In late 2010, results from a Canadian study showed that using HRA, or high resolution anoscopy, is the most cost-effective way to screen for anal cancer. With HRA, a doctor uses a small camera called an anoscope to look at and take a tissue sample from the anus to later screen for cancerous cells.
HIV-positive people in general have higher rates of abnormal cells of the anus (called dysplasia) and anal cancer than HIV-negative people. This is due to infection with HPV, or the human papillomavirus. As well, HIV-positive men who have sex with men (MSM) have much higher rates of anal cancer ... up to 160 times higher. Although standard procedures are not in place for screening anal dysplasia and cancer, many experts believe yearly screening is wise in HIV-positive MSM, and perhaps all people living with HIV.
The study compared the accuracy, cost and ability to distinguish high-grade anal dysplasia between HRA and the two other, less expensive screening methods: the HPV genotype test and the anal Pap smear (swabbing the anus for tissue). Just over 400 HIV-positive MSM were screened in three groups (of whom HRA results were already available): one with HRA only, one with HRA only after a Pap smear showed cancer-causing strains, and one with all three screenings.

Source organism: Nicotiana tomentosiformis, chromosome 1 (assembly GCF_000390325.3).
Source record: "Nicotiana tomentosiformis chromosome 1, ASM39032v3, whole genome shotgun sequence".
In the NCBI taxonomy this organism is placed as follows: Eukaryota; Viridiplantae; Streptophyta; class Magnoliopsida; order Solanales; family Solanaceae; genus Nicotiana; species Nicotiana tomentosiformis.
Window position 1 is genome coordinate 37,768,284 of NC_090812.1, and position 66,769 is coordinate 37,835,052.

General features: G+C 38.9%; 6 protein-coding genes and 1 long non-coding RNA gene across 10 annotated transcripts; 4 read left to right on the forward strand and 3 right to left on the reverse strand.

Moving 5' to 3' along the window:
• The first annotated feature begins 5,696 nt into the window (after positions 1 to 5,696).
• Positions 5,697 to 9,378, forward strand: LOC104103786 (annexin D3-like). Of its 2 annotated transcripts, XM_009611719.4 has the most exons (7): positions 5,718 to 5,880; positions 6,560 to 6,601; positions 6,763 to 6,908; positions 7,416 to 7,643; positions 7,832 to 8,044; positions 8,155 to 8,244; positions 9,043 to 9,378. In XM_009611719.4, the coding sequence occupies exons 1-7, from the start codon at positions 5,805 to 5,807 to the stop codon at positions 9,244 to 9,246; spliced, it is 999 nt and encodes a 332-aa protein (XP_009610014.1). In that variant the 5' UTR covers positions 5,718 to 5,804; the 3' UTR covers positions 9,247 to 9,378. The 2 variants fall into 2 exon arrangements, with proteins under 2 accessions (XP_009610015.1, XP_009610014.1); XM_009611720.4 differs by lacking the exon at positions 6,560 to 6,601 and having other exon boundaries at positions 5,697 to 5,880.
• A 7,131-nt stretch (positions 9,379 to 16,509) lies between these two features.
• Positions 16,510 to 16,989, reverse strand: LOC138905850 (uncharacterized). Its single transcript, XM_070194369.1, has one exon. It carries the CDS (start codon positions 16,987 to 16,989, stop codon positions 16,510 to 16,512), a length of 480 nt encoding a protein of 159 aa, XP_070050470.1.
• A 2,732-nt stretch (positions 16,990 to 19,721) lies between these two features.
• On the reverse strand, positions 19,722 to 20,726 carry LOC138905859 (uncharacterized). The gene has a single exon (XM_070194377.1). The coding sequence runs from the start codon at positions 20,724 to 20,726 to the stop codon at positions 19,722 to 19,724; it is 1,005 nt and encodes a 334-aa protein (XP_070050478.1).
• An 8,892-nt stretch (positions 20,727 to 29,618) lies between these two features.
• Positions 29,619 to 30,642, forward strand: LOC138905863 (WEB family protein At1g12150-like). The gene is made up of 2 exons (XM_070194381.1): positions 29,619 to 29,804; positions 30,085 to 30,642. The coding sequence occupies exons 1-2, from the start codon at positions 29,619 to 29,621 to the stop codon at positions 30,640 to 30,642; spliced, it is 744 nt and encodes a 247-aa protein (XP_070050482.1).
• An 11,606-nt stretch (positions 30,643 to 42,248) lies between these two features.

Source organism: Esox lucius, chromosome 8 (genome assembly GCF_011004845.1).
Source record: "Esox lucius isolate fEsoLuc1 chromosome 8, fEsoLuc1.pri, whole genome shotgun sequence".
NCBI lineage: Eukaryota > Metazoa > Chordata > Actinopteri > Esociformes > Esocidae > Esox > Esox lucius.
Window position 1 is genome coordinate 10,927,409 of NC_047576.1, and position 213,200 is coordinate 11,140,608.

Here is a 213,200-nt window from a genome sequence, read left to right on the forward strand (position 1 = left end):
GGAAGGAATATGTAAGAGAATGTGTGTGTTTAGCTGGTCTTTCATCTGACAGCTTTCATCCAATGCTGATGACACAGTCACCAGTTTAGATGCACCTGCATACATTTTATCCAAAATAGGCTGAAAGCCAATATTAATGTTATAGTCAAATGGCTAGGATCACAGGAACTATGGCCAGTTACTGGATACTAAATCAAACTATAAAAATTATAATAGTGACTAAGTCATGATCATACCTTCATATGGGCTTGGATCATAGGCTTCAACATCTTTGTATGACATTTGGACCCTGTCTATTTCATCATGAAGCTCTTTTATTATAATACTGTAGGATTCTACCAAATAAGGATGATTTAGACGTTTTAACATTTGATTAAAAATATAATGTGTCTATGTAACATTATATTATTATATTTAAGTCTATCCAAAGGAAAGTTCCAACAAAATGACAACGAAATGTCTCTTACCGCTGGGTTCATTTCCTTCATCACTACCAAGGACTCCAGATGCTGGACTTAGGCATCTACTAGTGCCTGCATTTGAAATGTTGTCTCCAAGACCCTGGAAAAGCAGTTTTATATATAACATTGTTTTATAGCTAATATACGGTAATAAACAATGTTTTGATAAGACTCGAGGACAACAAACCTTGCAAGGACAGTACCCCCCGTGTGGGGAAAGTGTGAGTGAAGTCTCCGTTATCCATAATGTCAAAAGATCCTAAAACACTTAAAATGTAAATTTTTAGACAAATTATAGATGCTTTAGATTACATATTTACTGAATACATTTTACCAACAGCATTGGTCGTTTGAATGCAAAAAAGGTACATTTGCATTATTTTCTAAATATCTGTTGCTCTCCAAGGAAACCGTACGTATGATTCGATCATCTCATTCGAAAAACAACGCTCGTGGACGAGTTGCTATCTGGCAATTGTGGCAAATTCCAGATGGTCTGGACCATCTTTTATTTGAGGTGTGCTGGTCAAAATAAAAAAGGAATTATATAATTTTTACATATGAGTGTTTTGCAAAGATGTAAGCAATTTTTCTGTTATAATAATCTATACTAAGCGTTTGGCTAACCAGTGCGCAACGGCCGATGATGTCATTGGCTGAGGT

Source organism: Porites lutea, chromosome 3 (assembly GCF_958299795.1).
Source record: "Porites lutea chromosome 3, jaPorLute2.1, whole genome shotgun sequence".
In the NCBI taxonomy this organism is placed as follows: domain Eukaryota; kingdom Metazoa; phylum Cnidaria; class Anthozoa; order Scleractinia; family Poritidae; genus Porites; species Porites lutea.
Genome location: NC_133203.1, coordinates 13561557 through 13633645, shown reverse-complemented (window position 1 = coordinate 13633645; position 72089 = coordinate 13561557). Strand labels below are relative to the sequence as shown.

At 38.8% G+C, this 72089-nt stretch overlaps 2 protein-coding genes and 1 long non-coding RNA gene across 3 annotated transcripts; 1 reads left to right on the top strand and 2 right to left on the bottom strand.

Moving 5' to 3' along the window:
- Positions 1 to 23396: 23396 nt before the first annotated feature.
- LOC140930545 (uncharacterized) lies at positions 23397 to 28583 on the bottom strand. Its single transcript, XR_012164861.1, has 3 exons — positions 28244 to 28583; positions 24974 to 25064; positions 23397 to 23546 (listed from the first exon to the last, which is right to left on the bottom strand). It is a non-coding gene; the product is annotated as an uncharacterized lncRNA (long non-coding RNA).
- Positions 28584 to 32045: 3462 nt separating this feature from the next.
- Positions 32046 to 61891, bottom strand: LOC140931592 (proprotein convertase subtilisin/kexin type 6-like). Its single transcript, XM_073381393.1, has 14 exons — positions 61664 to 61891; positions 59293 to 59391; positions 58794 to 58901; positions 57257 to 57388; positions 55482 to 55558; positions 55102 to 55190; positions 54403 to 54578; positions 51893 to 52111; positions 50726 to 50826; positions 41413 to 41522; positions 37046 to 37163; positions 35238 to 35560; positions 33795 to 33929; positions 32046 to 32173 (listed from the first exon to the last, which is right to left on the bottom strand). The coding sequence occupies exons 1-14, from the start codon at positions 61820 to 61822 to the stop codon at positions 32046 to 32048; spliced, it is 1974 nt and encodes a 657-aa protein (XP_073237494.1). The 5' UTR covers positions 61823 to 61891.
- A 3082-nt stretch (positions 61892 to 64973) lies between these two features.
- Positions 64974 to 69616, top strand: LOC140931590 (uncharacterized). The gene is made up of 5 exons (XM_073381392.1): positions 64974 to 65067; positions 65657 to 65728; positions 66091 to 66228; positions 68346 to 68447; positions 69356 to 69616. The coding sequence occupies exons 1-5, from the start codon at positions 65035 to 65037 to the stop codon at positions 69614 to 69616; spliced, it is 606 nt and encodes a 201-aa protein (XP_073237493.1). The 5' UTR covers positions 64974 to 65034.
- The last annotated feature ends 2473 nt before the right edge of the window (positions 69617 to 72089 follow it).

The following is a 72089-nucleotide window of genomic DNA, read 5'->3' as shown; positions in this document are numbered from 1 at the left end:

The results found 98 cases of grades 2/3 dysplasia and showed HRA was better able to detect these cases than Pap smear or Pap smear + HPV genotype. Many cases of grades 2/3 were missed by the Pap smears, and sometimes the cost of several Pap smears with HPV tests was eventually more costly than HRA only.
HRA may not be available to everyone who wishes to be screened in this way. Additionally, the procedure requires more training than the other two methods, which may make it difficult for some to make this screening method a part of their routine HIV care.